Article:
After packing up at the Barrett Flora Reserve we headed for our second park for Friday 16th November 2018, was the Avon Plains Swamp Nature Conservation Reserve VKFF-2257.
First though, we stopped off at the little town of Minyip for a bite to eat. The name “Minyip” is derived from the Aboriginal word for “Ashes”. The town is known as the ‘Heart of the Wheat belt’. It is also famous as the filming location for exterior scenes in the television series ‘The Flying Doctors’, representing the fictional outback town of Coopers Crossing. The series ran between 1986-1993 and featured 221 episodes. The series screened internationally.
Also worth a look in Minyip is the Majestic Hotel, also known as the Club Hotel. And the Farrer Memorial which commemorates William Farrer (1845-1906) who pioneered the scientific breeding of wheat strains which were productive and resistant to diseases such as rust which devastated wheat harvests late in the 19th century.
We were looking to top up the Hi Lux with fuel, but unfortunately there was no fuel in Minyip. This meant that we had to drive 18 km south to the town of Rupanyup. The name Rupanyup is an Aboriginal word meaning ‘branch hanging over water’.
The short detour was well worth it, as we had the opportunity of looking at the silo art on the old silos at Rupanyup. The silo art is the work of Russian artist Julia Volchkova. The silos feature two local residents, both members of the local Rupanyup Football and Netball Club.
Rupanyup is a quaint little western Victoria town, and features a number of historic buildings including Custs store, which is now the visitor centre. William Cust built the first store in Rupanyup in 1872. The local Country Fire Authority station features its own mural, the work of Melbourne artist Georgia Goodie.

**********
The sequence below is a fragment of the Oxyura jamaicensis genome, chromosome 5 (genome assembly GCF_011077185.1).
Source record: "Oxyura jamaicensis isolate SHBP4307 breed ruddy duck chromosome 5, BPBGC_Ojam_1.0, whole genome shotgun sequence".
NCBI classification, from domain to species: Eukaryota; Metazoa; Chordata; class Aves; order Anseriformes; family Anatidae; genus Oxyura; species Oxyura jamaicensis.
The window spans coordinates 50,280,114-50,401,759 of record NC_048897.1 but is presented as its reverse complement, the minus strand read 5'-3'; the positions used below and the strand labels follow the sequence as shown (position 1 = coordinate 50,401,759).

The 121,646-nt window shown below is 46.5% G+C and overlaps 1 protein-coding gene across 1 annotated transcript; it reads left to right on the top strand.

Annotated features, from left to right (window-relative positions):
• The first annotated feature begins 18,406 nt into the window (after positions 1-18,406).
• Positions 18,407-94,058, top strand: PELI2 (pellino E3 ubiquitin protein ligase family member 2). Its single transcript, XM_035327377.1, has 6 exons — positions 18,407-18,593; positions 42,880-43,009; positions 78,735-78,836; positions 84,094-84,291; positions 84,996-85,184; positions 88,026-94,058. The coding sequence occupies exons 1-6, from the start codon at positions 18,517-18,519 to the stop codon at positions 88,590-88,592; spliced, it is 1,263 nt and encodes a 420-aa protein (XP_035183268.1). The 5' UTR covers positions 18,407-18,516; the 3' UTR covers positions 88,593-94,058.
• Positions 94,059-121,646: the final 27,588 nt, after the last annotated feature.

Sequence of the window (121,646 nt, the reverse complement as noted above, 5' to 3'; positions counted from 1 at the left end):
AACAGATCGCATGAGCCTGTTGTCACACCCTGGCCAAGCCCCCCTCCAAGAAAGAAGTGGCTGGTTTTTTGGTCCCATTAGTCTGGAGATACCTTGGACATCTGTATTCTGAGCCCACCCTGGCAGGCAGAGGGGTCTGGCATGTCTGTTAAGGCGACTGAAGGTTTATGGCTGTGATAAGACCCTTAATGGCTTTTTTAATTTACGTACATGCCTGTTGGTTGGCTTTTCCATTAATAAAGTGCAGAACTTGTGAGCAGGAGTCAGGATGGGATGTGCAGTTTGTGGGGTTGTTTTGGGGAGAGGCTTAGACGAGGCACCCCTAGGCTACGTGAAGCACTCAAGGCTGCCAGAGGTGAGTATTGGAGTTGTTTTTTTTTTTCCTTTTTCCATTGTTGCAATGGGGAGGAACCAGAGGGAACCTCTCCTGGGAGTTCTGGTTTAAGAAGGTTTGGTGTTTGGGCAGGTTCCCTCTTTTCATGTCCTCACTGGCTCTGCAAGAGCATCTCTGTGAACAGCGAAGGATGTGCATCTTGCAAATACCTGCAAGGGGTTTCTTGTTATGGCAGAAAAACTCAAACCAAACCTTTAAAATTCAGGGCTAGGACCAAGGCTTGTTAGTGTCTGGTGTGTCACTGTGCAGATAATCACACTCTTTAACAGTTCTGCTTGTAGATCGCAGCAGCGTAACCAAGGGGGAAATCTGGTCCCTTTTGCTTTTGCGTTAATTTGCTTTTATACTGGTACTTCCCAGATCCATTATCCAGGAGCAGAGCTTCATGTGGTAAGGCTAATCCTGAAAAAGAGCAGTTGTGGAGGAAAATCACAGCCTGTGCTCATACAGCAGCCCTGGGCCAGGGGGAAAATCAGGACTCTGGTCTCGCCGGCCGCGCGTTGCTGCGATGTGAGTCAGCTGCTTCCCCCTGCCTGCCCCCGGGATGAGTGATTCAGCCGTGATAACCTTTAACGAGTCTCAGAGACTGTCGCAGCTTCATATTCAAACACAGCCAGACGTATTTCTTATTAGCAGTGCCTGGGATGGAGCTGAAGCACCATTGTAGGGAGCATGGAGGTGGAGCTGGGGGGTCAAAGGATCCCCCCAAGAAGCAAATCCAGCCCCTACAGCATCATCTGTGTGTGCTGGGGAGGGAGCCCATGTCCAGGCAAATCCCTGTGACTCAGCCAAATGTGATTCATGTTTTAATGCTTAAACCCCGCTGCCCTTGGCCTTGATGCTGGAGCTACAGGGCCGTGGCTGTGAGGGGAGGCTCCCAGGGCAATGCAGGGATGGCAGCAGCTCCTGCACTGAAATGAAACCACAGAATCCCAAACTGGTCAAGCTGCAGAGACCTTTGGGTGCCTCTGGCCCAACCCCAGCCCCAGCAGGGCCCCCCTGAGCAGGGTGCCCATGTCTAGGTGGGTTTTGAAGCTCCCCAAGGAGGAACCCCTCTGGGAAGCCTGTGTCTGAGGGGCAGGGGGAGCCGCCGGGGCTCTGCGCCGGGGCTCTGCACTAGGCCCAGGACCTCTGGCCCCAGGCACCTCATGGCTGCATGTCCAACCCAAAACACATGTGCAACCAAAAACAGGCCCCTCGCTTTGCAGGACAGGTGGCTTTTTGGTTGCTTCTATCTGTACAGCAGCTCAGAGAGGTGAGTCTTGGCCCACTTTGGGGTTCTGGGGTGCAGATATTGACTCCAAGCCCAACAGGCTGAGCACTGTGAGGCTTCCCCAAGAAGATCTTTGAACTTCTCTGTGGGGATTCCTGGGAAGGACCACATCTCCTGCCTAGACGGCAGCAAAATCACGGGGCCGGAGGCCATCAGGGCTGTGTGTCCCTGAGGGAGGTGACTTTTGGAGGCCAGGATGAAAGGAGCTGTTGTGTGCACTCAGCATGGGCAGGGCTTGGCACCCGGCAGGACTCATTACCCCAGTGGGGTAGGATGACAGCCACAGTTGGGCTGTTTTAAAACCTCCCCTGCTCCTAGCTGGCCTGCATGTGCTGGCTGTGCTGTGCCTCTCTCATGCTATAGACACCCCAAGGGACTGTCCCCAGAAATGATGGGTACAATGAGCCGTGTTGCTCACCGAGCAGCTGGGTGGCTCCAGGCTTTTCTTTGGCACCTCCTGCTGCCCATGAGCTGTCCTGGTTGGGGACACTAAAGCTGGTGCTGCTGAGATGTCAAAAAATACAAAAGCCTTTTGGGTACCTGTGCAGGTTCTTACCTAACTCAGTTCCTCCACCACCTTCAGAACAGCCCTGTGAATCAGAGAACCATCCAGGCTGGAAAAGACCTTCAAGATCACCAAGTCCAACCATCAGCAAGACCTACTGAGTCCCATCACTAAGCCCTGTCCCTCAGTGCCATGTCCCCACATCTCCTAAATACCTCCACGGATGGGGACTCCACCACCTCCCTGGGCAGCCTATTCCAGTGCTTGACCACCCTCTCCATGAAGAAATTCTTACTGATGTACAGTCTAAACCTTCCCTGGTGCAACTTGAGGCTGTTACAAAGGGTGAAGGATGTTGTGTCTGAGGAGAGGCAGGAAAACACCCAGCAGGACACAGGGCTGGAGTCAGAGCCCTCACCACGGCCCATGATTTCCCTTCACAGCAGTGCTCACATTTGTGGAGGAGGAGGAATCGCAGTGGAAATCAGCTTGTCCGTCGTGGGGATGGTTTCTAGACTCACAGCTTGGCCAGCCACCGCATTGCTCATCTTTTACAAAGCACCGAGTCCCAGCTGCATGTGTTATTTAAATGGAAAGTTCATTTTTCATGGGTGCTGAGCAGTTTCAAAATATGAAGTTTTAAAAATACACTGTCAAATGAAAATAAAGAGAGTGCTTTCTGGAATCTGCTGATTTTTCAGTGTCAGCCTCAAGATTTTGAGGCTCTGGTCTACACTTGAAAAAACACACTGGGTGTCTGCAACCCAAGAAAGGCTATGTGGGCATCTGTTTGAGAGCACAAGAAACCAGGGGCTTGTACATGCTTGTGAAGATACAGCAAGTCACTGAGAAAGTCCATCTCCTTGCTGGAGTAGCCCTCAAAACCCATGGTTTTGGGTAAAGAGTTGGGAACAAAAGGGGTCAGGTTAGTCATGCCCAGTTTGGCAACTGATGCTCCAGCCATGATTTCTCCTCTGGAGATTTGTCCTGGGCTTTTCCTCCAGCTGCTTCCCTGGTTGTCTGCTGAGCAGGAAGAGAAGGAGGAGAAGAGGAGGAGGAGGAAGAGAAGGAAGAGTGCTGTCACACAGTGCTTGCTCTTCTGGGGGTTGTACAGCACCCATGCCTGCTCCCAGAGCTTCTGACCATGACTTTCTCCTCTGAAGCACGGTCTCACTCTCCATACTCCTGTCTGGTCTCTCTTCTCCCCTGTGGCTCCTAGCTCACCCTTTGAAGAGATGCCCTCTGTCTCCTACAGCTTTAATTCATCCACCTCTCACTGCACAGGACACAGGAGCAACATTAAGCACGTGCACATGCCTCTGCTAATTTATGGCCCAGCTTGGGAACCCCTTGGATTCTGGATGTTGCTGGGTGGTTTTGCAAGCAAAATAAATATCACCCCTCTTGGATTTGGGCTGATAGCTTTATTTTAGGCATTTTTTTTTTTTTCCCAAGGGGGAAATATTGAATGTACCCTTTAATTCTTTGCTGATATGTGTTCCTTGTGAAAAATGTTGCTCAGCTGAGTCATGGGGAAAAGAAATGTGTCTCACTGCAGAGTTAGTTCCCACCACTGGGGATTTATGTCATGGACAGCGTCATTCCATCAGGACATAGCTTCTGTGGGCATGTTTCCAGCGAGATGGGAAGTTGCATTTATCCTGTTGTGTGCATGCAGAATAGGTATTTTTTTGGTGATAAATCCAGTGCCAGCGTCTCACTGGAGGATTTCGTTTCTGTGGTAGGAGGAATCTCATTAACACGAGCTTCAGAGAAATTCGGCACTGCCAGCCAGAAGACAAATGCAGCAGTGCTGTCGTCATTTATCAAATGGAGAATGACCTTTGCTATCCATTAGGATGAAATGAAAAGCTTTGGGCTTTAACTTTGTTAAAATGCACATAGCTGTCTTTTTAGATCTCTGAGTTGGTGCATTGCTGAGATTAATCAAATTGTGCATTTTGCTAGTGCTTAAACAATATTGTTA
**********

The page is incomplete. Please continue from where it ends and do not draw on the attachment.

We then headed to the Avon Plains Swamp Nature Conservation Reserve. The park is sometimes referred to as Hollands Lake. The park is located about 38 km south east of Minyip, and about 35 km north west of St Arnaud.
The park takes its name from the locality of Avon Plains, named after the Avon Plains pastoral run (1846). The run was located near the Avon River which was named by the New South Wales Surveyor General Thomas Mitchell, on his Australia Felix expedition in 1836.
The Avon River flows through the area. It rises on the northern slopes of the Great Dividing Range, near Beazleys Bridge, west of St Arnaud, before reaching its mouth to flow into the Richardson River at Banyena.
During the early 1870’s, farm selections were taken up in the Avon Plains area. By 1876, local farmers at the Avon Plains hotel formed a farmers’ association. A school was also opened in a Wesleyan chapel.
In 1903 it was described in the Australian handbook:
Again, as I was unable to find a lot of information about this park on the internet. The Parks Victoria website only contains a map of the park. To the north and north west of the park is the Avon Plains Wildlife Reserve which contains Hancocks Lake and Walkers Lake. This is currently not a WWFF/VKFF reference area. It may be in the future.